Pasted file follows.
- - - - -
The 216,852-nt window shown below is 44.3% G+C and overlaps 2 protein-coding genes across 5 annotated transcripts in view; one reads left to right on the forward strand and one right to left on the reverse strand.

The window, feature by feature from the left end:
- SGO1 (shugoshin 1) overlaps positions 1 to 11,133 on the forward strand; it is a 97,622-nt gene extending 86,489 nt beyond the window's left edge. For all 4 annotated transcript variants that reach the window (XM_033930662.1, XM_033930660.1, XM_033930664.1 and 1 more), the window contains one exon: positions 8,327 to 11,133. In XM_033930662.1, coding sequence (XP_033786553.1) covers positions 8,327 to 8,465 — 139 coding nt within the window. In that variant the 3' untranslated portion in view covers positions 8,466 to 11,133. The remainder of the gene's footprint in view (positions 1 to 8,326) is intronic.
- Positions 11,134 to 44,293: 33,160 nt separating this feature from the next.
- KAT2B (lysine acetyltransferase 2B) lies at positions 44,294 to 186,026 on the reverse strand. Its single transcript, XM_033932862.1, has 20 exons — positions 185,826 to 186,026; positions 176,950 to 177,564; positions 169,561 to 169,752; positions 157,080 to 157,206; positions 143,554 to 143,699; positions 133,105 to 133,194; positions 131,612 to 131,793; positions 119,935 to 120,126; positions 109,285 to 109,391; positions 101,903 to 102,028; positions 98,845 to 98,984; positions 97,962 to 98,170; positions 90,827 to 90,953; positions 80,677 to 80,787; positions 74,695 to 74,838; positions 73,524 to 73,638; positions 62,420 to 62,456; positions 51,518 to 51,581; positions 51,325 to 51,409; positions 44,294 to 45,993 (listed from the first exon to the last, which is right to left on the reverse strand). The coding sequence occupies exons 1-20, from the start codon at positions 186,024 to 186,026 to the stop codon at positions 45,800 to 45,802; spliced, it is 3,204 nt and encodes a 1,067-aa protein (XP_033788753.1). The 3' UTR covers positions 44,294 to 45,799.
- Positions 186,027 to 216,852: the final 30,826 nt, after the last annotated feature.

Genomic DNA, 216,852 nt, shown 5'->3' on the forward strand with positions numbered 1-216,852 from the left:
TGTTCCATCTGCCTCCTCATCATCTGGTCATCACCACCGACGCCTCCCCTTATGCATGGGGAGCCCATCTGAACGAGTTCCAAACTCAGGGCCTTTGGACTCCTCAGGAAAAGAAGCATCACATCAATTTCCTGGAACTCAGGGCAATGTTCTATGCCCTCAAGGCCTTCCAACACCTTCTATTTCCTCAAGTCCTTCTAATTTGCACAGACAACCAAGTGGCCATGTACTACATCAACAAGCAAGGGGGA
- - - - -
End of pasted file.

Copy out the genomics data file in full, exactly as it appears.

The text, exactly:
The 216,852-nt window shown below is 44.3% G+C and overlaps 2 protein-coding genes across 5 annotated transcripts in view; one reads left to right on the forward strand and one right to left on the reverse strand.

The window, feature by feature from the left end:
- SGO1 (shugoshin 1) overlaps positions 1 to 11,133 on the forward strand; it is a 97,622-nt gene extending 86,489 nt beyond the window's left edge. For all 4 annotated transcript variants that reach the window (XM_033930662.1, XM_033930660.1, XM_033930664.1 and 1 more), the window contains one exon: positions 8,327 to 11,133. In XM_033930662.1, coding sequence (XP_033786553.1) covers positions 8,327 to 8,465 — 139 coding nt within the window. In that variant the 3' untranslated portion in view covers positions 8,466 to 11,133. The remainder of the gene's footprint in view (positions 1 to 8,326) is intronic.
- Positions 11,134 to 44,293: 33,160 nt separating this feature from the next.
- KAT2B (lysine acetyltransferase 2B) lies at positions 44,294 to 186,026 on the reverse strand. Its single transcript, XM_033932862.1, has 20 exons — positions 185,826 to 186,026; positions 176,950 to 177,564; positions 169,561 to 169,752; positions 157,080 to 157,206; positions 143,554 to 143,699; positions 133,105 to 133,194; positions 131,612 to 131,793; positions 119,935 to 120,126; positions 109,285 to 109,391; positions 101,903 to 102,028; positions 98,845 to 98,984; positions 97,962 to 98,170; positions 90,827 to 90,953; positions 80,677 to 80,787; positions 74,695 to 74,838; positions 73,524 to 73,638; positions 62,420 to 62,456; positions 51,518 to 51,581; positions 51,325 to 51,409; positions 44,294 to 45,993 (listed from the first exon to the last, which is right to left on the reverse strand). The coding sequence occupies exons 1-20, from the start codon at positions 186,024 to 186,026 to the stop codon at positions 45,800 to 45,802; spliced, it is 3,204 nt and encodes a 1,067-aa protein (XP_033788753.1). The 3' UTR covers positions 44,294 to 45,799.
- Positions 186,027 to 216,852: the final 30,826 nt, after the last annotated feature.

Genomic DNA, 216,852 nt, shown 5'->3' on the forward strand with positions numbered 1-216,852 from the left:
TGTTCCATCTGCCTCCTCATCATCTGGTCATCACCACCGACGCCTCCCCTTATGCATGGGGAGCCCATCTGAACGAGTTCCAAACTCAGGGCCTTTGGACTCCTCAGGAAAAGAAGCATCACATCAATTTCCTGGAACTCAGGGCAATGTTCTATGCCCTCAAGGCCTTCCAACACCTTCTATTTCCTCAAGTCCTTCTAATTTGCACAGACAACCAAGTGGCCATGTACTACATCAACAAGCAAGGGGGA